Stein & Wolf, Part 2: Merging multiple global assets

Fidelity's Geoff Stein and David Wolf discuss how they blend quality global stocks with fixed-income securities.

Jess Morgan 4 December, 2015 | 6:00PM

 

 

Geoff Stein: Over the years at Fidelity and in my current investment business, I've kind of developed a general framework for thinking about the type of investing that we do: multi-asset investing. It involves four key lenses that we like to look at the world through: macro indicators – economic growth, inflation, monetary policy, currencies and so forth – bottom-up company fundamentals, which we think are important; valuation of different asset classes; and investor sentiment.

So that’s kind of the rubric that we sort of go back to on a frequent basis, to sort of think about what's happening in the world and what we see changing on the margin. Then I think what David's brought to the table with his background is not only a great deal of global experience, but also a very specific and extremely deep expertise on Canada.

David Wolf: Yeah, I mean the way that I like to say it is Geoff's experience is very broad and mine is more deep. So I've spent my entire career studying the Canadian economy, Canadian macro environment, Canadian markets and that's as a sell-side economist, as a strategist, as a central banker and now as a portfolio manager. I think it's highly complementary.

So Geoff and I, in the two years that I have been at Fidelity, have forged an incredible partnership. We're in touch constantly, even though he is in Boston and I'm based here in Toronto. Talking about the issues, talking about the outlook, what we're doing on the funds, et cetera. But he is bringing a very different set of experiences and skills to the table than I am and I think that’s complementary, Geoff having the broad set of skills, mine having a more deeper experience with respect to Canada. It’s actually a very effective combination in terms of managing these multi-asset funds in Canada, which require contributions from both the breadth and the depth.

Stein: So Global Monthly Income Fund is a fund that is really structured to take advantage of Fidelity's diverse strengths across a number of different underlying asset classes, where we actually have global capabilities. So specifically we have a core global equity income portfolio that’s managed by Ramona Persaud of our FMR operation out of Boston. And she has been generating a lot of alpha in the equity markets over these last couple of years since the fund was transformed into its current structure, which was back in 2013.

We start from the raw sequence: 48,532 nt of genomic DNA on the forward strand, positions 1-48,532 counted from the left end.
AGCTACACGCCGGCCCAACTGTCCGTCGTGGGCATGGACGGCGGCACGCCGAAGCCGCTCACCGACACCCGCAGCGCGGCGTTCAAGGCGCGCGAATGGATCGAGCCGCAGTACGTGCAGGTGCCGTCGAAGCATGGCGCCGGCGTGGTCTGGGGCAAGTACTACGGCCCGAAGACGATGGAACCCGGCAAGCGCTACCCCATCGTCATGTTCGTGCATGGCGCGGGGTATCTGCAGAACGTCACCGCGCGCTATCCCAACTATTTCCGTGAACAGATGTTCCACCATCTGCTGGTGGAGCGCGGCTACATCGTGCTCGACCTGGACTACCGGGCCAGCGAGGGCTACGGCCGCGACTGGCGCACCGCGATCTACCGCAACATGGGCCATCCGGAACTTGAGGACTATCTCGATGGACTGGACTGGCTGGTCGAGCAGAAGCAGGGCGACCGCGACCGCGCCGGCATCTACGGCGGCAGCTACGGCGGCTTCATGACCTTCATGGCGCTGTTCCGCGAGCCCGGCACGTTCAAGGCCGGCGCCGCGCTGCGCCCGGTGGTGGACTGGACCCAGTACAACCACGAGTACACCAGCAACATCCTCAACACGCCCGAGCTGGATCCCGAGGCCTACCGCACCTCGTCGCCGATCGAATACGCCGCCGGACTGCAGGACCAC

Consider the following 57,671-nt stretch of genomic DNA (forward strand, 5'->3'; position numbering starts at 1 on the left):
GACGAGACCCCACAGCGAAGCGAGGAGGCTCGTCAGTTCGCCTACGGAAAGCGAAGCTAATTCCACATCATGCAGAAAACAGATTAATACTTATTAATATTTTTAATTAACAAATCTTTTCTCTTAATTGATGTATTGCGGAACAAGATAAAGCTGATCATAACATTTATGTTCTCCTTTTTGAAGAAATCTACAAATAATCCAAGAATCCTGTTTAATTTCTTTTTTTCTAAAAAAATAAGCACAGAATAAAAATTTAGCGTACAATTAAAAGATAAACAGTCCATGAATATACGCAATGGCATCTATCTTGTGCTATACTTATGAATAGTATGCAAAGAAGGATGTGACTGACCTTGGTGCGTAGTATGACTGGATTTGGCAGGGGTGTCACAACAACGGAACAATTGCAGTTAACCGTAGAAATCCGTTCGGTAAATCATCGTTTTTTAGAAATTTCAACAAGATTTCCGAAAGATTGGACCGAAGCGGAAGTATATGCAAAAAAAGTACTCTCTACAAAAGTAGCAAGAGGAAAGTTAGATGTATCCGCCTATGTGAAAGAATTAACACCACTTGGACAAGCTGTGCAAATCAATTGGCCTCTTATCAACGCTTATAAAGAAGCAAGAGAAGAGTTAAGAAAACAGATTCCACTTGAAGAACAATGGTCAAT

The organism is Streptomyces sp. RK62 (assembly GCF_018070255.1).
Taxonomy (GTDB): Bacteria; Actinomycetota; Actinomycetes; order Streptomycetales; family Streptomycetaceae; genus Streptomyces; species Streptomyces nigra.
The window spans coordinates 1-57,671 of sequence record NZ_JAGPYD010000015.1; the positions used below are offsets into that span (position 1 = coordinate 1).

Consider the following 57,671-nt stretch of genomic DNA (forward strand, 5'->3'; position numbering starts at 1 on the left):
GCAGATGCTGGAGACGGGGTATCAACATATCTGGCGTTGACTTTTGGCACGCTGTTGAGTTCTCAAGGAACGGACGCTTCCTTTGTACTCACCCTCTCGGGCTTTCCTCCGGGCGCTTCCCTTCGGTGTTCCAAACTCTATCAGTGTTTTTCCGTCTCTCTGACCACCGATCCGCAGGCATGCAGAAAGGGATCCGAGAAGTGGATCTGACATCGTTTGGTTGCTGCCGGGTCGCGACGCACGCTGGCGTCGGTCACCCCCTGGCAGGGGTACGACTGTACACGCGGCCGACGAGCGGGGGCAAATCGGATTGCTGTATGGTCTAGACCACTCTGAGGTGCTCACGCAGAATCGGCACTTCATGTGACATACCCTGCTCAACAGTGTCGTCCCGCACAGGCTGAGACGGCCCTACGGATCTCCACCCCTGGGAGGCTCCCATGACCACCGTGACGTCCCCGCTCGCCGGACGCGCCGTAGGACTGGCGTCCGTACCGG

She's done a great job stock picking globally with not only a focus on maximizing yield as some equity income managers tend to focus on, but rather thinking about sort of dividends as a source of return from a little bit broader perspective, and that is that they can produce yield. But you also have to think about dividend growth and companies that can increase their payout ratios over time and translate their earnings success and their cash flow generation into tangible dividend rewards on an increasing basis. And that’s actually been a very successful strategy for her and for others in our equity division.

It's worked really well in the global markets, where I think overseas, as compared to a well-established market like the U.S., you see a little bit slower adoption of shareholder-friendly practices like growing dividends. We have the kind of research on the ground in a lot of those countries and lot of those markets, with Ramona being the key quarterback of the process in her role in this fund, to be able to identify those companies that are beginning to wake up to generating more shareholder value through the growing path of dividends.

Wolf: And I think it speaks to a broader point about not only Fidelity's Global Monthly Income Fund, but actually the suite of funds that we're responsible for here in Canada. We very much operate on a division of labor principle. So Geoff and I are the lead managers on Global Monthly Income and many of these other strategies. Our responsibility is the fund as a whole, and in particular the asset allocation that goes on in the fund, but our area of expertise is not stock picking, it's not putting together bond portfolios, et cetera. We have, as Geoff alluded to, fantastic capabilities, whether it'd be global, U.S., Canada or elsewhere. People who every day are turning over the rocks, who are looking for the best companies, the best prospects, et cetera.

So in a sense, it would actually be kind of silly for us to pick stocks when that’s not our expertise. It’s Ramona's and others. So we very much have this division of labor, where we are doing what we are good at, which is the top-down asset allocation, and Ramona and others are doing what they're good at, which is what they do every day: picking stocks, whether it'd be globally, in EAFE, the U.S., et cetera. We think that everybody is sort of sticking to what they are good at. It’s actually a very powerful and effective way to manage these funds. Because you can get diverse sources of alpha for people concentrating on their particular areas of expertise.

About Author

Jess Morgan

Jess Morgan  Jess Morgan is the associate editor of Morningstar Canada’s website. She began her career as a television producer and freelance writer, often making appearances on TV and radio as a commentator on politics and culture. She holds a BA in communications from the University of Winnipeg and a diploma in Creative Communications from Red River College.